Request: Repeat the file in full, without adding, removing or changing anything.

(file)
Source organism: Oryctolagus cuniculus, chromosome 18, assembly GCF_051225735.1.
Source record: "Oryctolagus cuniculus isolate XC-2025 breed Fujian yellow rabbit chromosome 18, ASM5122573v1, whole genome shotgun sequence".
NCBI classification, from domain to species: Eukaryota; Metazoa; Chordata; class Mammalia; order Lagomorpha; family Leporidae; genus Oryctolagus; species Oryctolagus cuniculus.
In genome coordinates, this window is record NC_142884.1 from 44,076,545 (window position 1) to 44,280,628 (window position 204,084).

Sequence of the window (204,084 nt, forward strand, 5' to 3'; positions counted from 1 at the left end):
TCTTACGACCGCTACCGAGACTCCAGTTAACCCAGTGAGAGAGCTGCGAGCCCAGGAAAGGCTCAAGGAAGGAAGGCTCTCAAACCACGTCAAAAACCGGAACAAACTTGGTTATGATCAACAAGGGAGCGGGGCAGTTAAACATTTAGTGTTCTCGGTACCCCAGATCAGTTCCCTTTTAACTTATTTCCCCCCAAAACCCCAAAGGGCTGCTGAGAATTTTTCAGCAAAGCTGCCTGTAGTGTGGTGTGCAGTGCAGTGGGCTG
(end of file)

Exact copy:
Source organism: Oryctolagus cuniculus, chromosome 18, assembly GCF_051225735.1.
Source record: "Oryctolagus cuniculus isolate XC-2025 breed Fujian yellow rabbit chromosome 18, ASM5122573v1, whole genome shotgun sequence".
NCBI classification, from domain to species: Eukaryota; Metazoa; Chordata; class Mammalia; order Lagomorpha; family Leporidae; genus Oryctolagus; species Oryctolagus cuniculus.
In genome coordinates, this window is record NC_142884.1 from 44,076,545 (window position 1) to 44,280,628 (window position 204,084).

Sequence of the window (204,084 nt, forward strand, 5' to 3'; positions counted from 1 at the left end):
TCTTACGACCGCTACCGAGACTCCAGTTAACCCAGTGAGAGAGCTGCGAGCCCAGGAAAGGCTCAAGGAAGGAAGGCTCTCAAACCACGTCAAAAACCGGAACAAACTTGGTTATGATCAACAAGGGAGCGGGGCAGTTAAACATTTAGTGTTCTCGGTACCCCAGATCAGTTCCCTTTTAACTTATTTCCCCCCAAAACCCCAAAGGGCTGCTGAGAATTTTTCAGCAAAGCTGCCTGTAGTGTGGTGTGCAGTGCAGTGGGCTG